John La Farge, a talented author and artist, was a pioneer in the art of stained glass. His celebrated work Battle Window, in Memorial Hall at Harvard University was installed in 1870. In 1876 he did the mural decorations for Trinity Church in Boston. La Farge also executed stained glass windows for churches in Buffalo, N.Y., and Worcester, Mass., and for the chapel of Columbia University in New York City. What is referred to as American glass is an outgrowth of his experimentation.
Among the books published this year was The Story of a Bad Boy, a favorite boys' book by Thomas Bailey Aldrich. Semiautobiographical, the book provided a fresh account of boyhood, eschewing the moralizing that characterized most juvenile fiction. Other books published this year included the Rubaiyat of Omar Khayyam, translated by Edward Fitzgerald, and The Luck of Roaring Camp and Other Sketches by Bret Harte, which catapulted the author to international fame.
A great impetus was given to vaudeville in New York City by the team of Edward Harrigan and Tom Hart. Portraying a male and female combination, they satirized baseball, politics, the armed forces, blacks, Germans, Italians, and many aspects of city life.
Scribner's Monthly, the leading periodical of the 1870s, was founded. Unlike other literary magazines, it gave preference to American writers, including Edward Eggleston, Joaquin Miller, Bret Harte, and Frank Stockton.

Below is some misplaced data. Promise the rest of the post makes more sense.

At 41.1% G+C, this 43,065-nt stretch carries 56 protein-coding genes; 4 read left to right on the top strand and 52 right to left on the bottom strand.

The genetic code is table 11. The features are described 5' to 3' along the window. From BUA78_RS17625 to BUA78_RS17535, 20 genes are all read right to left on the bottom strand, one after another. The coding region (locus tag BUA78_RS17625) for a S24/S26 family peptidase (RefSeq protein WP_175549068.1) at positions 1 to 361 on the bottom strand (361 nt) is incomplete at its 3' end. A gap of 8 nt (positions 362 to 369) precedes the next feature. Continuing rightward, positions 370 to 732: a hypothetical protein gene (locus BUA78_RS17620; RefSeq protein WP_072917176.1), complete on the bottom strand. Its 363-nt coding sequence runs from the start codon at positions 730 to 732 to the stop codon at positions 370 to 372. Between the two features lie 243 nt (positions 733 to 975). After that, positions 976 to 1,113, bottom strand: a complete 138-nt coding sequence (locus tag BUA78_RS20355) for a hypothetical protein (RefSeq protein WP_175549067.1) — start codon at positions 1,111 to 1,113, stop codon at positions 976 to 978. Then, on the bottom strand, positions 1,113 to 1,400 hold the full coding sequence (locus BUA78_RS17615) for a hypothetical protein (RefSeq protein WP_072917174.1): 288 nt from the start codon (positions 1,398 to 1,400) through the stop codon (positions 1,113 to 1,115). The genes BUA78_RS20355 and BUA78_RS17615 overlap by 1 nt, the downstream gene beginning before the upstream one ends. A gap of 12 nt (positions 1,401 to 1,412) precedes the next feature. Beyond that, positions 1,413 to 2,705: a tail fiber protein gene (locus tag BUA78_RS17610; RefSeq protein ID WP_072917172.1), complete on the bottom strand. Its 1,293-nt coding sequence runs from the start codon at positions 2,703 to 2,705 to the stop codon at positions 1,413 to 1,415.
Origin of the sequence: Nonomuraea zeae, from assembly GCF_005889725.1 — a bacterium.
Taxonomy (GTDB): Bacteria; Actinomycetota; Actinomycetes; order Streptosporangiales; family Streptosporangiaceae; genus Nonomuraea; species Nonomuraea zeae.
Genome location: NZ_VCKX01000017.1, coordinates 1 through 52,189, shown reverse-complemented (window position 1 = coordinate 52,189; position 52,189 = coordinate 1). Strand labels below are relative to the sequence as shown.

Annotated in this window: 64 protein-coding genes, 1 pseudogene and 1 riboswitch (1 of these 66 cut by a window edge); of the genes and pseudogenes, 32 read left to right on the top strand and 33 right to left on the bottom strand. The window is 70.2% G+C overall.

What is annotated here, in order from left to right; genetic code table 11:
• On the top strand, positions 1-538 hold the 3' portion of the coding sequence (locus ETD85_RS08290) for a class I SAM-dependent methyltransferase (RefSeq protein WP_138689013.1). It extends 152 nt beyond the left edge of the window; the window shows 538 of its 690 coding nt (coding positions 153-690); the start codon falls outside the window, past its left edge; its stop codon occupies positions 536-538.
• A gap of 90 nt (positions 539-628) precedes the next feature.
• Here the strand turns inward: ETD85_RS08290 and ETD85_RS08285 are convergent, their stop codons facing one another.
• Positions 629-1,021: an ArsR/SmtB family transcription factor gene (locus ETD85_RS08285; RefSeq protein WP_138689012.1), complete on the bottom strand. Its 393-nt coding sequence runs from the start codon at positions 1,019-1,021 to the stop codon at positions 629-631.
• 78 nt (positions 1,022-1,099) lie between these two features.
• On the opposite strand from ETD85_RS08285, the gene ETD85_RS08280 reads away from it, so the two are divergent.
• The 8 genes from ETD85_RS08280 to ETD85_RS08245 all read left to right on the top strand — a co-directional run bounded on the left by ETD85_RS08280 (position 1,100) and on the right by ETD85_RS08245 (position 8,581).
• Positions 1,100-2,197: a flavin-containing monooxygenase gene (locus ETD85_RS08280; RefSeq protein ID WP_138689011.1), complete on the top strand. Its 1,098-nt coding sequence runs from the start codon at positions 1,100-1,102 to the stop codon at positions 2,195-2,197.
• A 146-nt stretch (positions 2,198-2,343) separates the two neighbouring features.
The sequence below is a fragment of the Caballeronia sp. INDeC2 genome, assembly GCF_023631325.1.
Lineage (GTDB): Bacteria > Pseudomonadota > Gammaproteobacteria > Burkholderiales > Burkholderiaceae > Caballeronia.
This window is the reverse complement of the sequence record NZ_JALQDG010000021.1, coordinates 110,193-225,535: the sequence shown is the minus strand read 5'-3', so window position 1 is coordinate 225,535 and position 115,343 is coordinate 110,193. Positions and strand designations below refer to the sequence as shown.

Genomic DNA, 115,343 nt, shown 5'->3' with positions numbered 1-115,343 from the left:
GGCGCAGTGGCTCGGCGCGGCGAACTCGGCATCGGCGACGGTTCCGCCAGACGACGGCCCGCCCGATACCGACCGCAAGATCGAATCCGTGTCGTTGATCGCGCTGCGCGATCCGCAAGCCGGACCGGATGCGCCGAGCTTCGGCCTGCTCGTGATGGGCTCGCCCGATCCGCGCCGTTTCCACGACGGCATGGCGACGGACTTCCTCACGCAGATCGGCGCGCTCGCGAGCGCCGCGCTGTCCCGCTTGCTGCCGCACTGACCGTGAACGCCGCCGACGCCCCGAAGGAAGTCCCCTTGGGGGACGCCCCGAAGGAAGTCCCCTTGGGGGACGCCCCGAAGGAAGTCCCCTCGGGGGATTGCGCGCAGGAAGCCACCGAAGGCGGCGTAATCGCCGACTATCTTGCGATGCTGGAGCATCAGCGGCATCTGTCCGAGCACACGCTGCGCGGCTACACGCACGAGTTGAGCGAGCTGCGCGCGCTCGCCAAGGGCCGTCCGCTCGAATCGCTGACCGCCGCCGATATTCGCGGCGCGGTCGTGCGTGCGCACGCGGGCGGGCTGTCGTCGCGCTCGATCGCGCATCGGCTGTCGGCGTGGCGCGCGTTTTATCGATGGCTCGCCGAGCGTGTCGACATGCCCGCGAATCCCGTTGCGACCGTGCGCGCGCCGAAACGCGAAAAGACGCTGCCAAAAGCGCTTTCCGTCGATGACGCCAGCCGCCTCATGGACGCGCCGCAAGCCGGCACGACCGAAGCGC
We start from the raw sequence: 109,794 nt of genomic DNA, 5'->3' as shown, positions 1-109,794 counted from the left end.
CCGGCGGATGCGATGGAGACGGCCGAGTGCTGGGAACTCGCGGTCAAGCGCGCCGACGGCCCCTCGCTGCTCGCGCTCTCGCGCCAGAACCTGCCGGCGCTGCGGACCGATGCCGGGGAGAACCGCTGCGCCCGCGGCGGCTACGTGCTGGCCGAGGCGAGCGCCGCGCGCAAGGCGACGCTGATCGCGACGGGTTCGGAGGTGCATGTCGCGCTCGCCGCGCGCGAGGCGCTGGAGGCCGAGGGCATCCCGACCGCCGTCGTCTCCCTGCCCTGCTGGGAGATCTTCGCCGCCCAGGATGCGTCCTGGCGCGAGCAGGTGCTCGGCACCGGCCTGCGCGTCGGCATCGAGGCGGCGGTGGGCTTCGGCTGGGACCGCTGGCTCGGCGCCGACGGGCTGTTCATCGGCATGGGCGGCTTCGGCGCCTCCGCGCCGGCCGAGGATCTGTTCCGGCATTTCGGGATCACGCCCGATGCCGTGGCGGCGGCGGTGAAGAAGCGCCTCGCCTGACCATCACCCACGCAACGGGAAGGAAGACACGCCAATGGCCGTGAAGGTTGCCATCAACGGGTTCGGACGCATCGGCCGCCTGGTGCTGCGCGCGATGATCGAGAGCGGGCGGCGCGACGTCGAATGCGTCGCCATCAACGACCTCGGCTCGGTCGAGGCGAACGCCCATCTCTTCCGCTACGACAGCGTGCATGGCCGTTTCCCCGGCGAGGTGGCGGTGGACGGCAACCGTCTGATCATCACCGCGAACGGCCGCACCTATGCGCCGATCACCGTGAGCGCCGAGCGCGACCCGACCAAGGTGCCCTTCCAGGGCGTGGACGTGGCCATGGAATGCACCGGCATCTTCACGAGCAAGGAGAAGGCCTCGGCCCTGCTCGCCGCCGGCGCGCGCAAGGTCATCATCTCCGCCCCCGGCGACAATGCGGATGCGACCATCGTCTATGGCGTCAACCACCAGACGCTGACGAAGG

Corcoran Art Gallery, in Washington, D.C., was incorporated by an act of Congress. William C. Corcoran, a financier, had given $300,000 to build the gallery, which was completed in 1859. During the Civil War it had been used for military purposes. Corcoran also gave $1,000,000 to acquire a collection, as well as 79 paintings from his own collection.
The mecca for American painters was no longer London, Rome, or Dusseldorf, but Paris. Painters such as William Morris Hunt, John La Farge, and James Abbott McNeill Whistler were influenced by the prominent French schools.
Saratoga, a play by Bronson Howard, was produced on the New York stage. Howard was the only U.S. dramatist of the nineteenth century who was able to earn his living by writing for the stage.
Frontier drama burst on the stage with the popular Kit the Arkansas Traveler by Thomas Blades DeWalden. It was followed by Horizon (1871) by Augustin Daly, Davy Crockett (1872) by Frank Murdock, The Gilded Age (1874) by Mark Twain and Charles Dudley Warner, The Two Men from Sandy Bar (1876) by Bret Harte, and The Danites in the Sierras (1877) by Joaquin Miller.